- Stagflation fears are slowing the market to start the week.
- The S&P / ASX 200 is down by almost 1.5% on Tuesday.
- Fittingly, tech is taking the final few blows to 2022; on the positive side, crypto is displaying some solid foundations.
In what is anticipated to be a slow week as businesses and staff commence their final preparations for the holidays and the new year, the stock market started on a dour note.
Selling in last week’s markets carried over to Tuesday, and the S&P / ASX 200 sold off by almost 1.5%.
A reflection of the sombre tone of the year and with little else to guide the last few trading days, the direction is flat and downward, with the interest rate-sensitive technology stocks bearing the brunt of the selling.
Following Fed Chairman Jerome Powell’s comments last week, the Australian tech sector has recalibrated to accommodate the new US interest rate paradigm and the broader global technology outlook.
Software designer Altium Ltd ASX:ALU (ALU) retreated over 4% on Tuesday, joining the likes of the Australian financial software program creator Xero Ltd ASX:XRO (XRO), which fell by over 6%.
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NEXTDC Limited ASX:NXT (NXT) was victim to selling pressure to start the week, losing nearly 6% of its value by the close of trading on Monday.
As FTX’s Sam Bankman-Fried awaits extradition to the US and a lengthy trial, the rest of the crypto world has been nervously looking for similar centralised exchange failure points.
FTX contagion having already claimed the victims of Genesis and BlockFi, there was speculation that Binance would struggle to survive this winter. There is still some way to go, but in retrospect, Binance CEO Changpeng Zhao has done a remarkable job navigating some highly treacherous waters.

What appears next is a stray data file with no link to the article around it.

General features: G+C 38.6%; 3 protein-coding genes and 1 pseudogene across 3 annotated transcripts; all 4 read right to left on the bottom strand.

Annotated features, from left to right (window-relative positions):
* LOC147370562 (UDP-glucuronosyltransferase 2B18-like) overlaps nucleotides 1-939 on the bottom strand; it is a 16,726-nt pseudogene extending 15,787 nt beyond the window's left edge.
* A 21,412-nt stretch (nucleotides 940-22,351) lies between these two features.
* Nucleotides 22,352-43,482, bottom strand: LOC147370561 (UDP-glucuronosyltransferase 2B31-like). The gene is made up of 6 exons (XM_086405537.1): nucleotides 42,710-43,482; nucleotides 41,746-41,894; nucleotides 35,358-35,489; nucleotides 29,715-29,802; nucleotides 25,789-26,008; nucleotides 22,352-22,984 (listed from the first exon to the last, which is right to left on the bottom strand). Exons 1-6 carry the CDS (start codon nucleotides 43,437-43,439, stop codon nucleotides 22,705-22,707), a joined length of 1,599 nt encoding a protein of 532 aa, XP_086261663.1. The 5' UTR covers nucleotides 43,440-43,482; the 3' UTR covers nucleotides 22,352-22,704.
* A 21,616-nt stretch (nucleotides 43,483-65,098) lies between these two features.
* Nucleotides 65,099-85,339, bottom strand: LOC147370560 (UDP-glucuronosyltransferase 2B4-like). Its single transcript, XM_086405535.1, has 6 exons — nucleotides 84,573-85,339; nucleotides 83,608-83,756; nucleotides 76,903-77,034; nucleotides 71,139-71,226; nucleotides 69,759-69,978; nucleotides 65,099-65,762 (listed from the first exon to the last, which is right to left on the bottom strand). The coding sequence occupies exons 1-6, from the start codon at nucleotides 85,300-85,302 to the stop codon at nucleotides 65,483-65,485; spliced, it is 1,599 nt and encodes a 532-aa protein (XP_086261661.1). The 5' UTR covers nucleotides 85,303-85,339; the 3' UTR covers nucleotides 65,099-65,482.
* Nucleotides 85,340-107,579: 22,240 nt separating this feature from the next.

The Binance coin (BNB) reflects the value of the equity in the Binance centralised exchange as profits are used to reduce the supply.
After selling off sharply to start the year, then another 33% more recently under the duress of the FTX collapse, BNB has found a footing in recent days.
The stabilisation of the BNB price is reflective of a cryptocurrency ecosystem still straining heavily under the FTX collapse washout but revealing some solid foundations under the retreating tide.
Ethereum has been clinging to the 1,200 USD handle despite the tumult, with Bitcoin hovering between 16,500 and 17,000. Undoubtedly, the decision by the US legal system and representative bodies to press charges against Mr Bankman-Fried has gone a long way to stabilise the crypto market.
Yes, the US has pursued charges against corporate misconduct in the crypto space before, but nothing of this scale. The precedent will most probably drive through new legislation to protect investors like the Enron collapse created Sarbanne-Oxley.
Broader and deeper protections for the US and international consumers and holders of cryptocurrencies will almost certainly return many investors to its shores.
The perverse impact of the perpetuated FTX alleged fraud is that it will likely do more for the growth and continuance of cryptocurrency adoption than it could have dreamed of under its stated business model.
2022 has been a challenging year for bondholders, and tech investors alike, those dipping a toe in the cryptocurrency waters have had an equally bad time.
Now, as we turn the corner on the worst of the surge in inflation, it is worth noting that despite some of the more apocalyptic predictions, crypto looks to be finding a footing at the current price handles.
As the US pursues a complex and lengthy trial against the FTX founders, the outcome will likely be a broader and safer crypto ecosystem. It would open the door to wider adoption and deeper legitimate penetration to everyday payments that were being sought before the collapse.